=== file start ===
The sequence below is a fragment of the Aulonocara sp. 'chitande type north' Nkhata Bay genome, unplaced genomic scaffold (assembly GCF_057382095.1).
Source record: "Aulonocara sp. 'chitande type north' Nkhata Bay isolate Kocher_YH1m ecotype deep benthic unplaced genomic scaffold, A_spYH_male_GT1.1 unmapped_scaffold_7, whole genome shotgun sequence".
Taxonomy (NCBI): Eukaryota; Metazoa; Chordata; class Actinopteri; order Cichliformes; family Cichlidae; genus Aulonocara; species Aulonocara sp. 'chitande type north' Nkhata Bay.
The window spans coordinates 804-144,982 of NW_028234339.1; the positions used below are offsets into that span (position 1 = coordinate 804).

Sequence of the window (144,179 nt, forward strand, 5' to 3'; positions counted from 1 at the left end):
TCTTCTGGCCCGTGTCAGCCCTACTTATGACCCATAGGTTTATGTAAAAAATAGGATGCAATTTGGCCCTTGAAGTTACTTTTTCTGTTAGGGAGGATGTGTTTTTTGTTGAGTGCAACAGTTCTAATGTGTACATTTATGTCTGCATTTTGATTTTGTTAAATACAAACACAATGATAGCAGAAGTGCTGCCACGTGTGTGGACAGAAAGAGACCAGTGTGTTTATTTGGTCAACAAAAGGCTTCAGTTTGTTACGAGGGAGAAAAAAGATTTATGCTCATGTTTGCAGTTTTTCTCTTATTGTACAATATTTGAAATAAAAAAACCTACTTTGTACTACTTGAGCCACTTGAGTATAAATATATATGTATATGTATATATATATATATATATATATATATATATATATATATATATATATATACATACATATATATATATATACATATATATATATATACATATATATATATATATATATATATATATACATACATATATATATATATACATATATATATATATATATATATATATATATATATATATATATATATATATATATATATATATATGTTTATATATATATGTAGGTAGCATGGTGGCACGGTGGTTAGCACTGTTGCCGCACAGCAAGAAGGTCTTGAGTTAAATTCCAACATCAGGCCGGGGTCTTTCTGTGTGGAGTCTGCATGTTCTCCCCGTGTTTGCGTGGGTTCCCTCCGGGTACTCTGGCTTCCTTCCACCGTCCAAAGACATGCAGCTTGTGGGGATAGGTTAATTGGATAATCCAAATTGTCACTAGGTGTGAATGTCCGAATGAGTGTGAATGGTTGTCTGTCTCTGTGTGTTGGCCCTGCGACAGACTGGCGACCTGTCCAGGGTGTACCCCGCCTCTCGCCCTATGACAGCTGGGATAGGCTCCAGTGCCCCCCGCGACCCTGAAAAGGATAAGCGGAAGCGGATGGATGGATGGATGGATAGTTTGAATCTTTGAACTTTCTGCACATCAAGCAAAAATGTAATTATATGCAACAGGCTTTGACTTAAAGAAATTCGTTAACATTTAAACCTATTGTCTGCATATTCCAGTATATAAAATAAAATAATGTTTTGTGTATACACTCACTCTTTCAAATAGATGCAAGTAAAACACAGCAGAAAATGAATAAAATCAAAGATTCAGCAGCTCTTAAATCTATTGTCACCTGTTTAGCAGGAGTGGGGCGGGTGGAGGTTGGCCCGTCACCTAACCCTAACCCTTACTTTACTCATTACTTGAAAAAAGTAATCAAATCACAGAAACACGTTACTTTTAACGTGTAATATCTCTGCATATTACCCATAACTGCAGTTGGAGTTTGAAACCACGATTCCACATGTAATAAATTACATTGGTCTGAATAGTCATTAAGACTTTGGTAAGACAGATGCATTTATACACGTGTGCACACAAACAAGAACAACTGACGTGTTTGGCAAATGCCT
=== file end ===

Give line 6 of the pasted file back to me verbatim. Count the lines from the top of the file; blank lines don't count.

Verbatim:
TCTTCTGGCCCGTGTCAGCCCTACTTATGACCCATAGGTTTATGTAAAAAATAGGATGCAATTTGGCCCTTGAAGTTACTTTTTCTGTTAGGGAGGATGTGTTTTTTGTTGAGTGCAACAGTTCTAATGTGTACATTTATGTCTGCATTTTGATTTTGTTAAATACAAACACAATGATAGCAGAAGTGCTGCCACGTGTGTGGACAGAAAGAGACCAGTGTGTTTATTTGGTCAACAAAAGGCTTCAGTTTGTTACGAGGGAGAAAAAAGATTTATGCTCATGTTTGCAGTTTTTCTCTTATTGTACAATATTTGAAATAAAAAAACCTACTTTGTACTACTTGAGCCACTTGAGTATAAATATATATGTATATGTATATATATATATATATATATATATATATATATATATATATATATATATACATACATATATATATATATACATATATATATATATACATATATATATATATATATATATATATATACATACATATATATATATATACATATATATATATATATATATATATATATATATATATATATATATATATATATATATATATATATGTTTATATATATATGTAGGTAGCATGGTGGCACGGTGGTTAGCACTGTTGCCGCACAGCAAGAAGGTCTTGAGTTAAATTCCAACATCAGGCCGGGGTCTTTCTGTGTGGAGTCTGCATGTTCTCCCCGTGTTTGCGTGGGTTCCCTCCGGGTACTCTGGCTTCCTTCCACCGTCCAAAGACATGCAGCTTGTGGGGATAGGTTAATTGGATAATCCAAATTGTCACTAGGTGTGAATGTCCGAATGAGTGTGAATGGTTGTCTGTCTCTGTGTGTTGGCCCTGCGACAGACTGGCGACCTGTCCAGGGTGTACCCCGCCTCTCGCCCTATGACAGCTGGGATAGGCTCCAGTGCCCCCCGCGACCCTGAAAAGGATAAGCGGAAGCGGATGGATGGATGGATGGATAGTTTGAATCTTTGAACTTTCTGCACATCAAGCAAAAATGTAATTATATGCAACAGGCTTTGACTTAAAGAAATTCGTTAACATTTAAACCTATTGTCTGCATATTCCAGTATATAAAATAAAATAATGTTTTGTGTATACACTCACTCTTTCAAATAGATGCAAGTAAAACACAGCAGAAAATGAATAAAATCAAAGATTCAGCAGCTCTTAAATCTATTGTCACCTGTTTAGCAGGAGTGGGGCGGGTGGAGGTTGGCCCGTCACCTAACCCTAACCCTTACTTTACTCATTACTTGAAAAAAGTAATCAAATCACAGAAACACGTTACTTTTAACGTGTAATATCTCTGCATATTACCCATAACTGCAGTTGGAGTTTGAAACCACGATTCCACATGTAATAAATTACATTGGTCTGAATAGTCATTAAGACTTTGGTAAGACAGATGCATTTATACACGTGTGCACACAAACAAGAACAACTGACGTGTTTGGCAAATGCCT